Blunt joined the new administration of Mayor Joe Hogsett in January after working 14 years at Bose Public Affairs Group, where she left as the second vice president specializing in lobbying for education and health care clients, including the Indiana Urban Schools Association. A member of the Indianapolis Public Library board, Blunt now oversees the city’s relations with the Legislature.
Last year I started on the hunt for a great kid friendly Nutcracker performance... I know ballet is not for everyone, but I feel like The Nutcracker is! A great holiday tradition for you and your littles to enjoy!
While many people approaching this time of year may be inclined to indulge, I have resolved to eat clean, drink less alcohol, and exercise even more. Mainly because I have overindulged in general for about 11 months, and I am starting to see and feel the impact on my waistline. If you are like me, you might enjoy this post.
There is something so damn refreshing to me about opening a new calendar. All of that blank space, all of that potential, a year just waiting to unfold—a year of joy and surprise and yes, maybe a little disappointment. A new calendar, a new year, a new me.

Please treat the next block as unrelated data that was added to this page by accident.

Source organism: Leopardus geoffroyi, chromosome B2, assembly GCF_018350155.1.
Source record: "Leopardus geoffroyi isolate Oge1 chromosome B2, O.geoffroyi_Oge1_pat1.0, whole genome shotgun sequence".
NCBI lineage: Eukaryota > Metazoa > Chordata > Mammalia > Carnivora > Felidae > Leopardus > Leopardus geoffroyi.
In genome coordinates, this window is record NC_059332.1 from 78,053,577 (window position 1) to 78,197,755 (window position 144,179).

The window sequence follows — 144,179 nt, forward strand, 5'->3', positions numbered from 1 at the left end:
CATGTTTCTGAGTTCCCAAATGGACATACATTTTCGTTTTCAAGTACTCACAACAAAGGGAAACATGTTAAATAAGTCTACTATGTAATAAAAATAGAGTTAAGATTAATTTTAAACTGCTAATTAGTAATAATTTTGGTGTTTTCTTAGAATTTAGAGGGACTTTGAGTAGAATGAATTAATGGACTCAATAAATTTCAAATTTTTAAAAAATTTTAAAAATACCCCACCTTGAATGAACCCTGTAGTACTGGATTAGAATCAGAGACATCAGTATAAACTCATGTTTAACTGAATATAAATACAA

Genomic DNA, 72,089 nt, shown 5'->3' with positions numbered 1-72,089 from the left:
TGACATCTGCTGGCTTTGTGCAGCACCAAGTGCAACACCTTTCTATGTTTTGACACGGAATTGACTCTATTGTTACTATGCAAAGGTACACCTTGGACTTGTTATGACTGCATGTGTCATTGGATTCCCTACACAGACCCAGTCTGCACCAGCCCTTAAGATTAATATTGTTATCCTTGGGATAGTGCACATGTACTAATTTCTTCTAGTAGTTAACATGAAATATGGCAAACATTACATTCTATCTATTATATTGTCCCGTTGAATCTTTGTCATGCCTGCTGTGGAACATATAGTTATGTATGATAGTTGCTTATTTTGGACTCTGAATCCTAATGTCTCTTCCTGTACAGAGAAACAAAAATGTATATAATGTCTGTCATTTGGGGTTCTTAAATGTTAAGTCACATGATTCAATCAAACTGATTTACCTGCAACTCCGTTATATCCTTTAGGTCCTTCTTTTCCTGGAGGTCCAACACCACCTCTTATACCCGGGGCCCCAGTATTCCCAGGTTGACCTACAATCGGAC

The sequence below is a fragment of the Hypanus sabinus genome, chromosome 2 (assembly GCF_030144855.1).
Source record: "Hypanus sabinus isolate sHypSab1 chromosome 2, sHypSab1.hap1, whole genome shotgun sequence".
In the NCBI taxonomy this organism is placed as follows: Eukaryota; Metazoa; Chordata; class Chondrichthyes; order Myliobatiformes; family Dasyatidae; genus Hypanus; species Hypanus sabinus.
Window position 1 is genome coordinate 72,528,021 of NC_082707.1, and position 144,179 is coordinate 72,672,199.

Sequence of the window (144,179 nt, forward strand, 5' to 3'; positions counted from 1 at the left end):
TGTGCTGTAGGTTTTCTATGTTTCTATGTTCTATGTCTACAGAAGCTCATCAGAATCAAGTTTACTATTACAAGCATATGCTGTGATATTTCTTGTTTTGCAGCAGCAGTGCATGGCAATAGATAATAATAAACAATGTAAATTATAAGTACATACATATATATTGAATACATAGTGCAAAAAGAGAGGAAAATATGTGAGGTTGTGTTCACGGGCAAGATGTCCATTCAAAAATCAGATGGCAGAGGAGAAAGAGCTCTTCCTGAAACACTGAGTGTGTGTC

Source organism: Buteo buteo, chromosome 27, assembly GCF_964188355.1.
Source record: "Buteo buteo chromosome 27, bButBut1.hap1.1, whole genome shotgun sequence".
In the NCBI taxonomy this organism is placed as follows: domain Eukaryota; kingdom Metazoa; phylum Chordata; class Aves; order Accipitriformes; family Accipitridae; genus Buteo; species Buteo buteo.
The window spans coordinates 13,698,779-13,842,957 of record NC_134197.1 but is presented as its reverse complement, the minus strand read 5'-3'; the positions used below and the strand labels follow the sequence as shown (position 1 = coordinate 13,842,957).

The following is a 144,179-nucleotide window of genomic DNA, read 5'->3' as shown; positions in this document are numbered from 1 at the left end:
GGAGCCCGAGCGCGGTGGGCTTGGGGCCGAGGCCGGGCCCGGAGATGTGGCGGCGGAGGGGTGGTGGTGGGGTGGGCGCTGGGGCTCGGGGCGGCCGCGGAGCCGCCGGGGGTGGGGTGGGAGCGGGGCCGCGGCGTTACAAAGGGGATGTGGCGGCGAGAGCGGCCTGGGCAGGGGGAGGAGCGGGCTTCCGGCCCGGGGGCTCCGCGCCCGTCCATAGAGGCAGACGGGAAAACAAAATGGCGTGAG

I know that resolutions are the ultimate cliché, but I still love making them. My track record is admittedly less than stellar, but the simple process of contemplating the upcoming year is so therapeutic that it’s an accomplishment in and of itself. Yes, it is just another year, but the passage of time deserves to be marked and celebrated. So here are my resolutions for 2016:
1. Be Smarter.
I feel like I already have a great start on this resolution with my Merriam Webster Word-A-Day calendar I requested as a Christmas gift. Generally speaking, I would like less television and more literature; less Facebook and more actual books; less mindless recreation and more mindful engagement. I have always loved school, so I will pretend to be a student again, sans the debt and ramen noodles.
2. Be Present.
I will turn off my cell phone when I walk in the door from work. I will make eye contact during conversations. I will uni-task. I will not respond like Pavlov’s dog when I hear the chirp of email or the ding of a text message. And for the love of god, I will only drive while driving.
3. Be Kinder…to myself.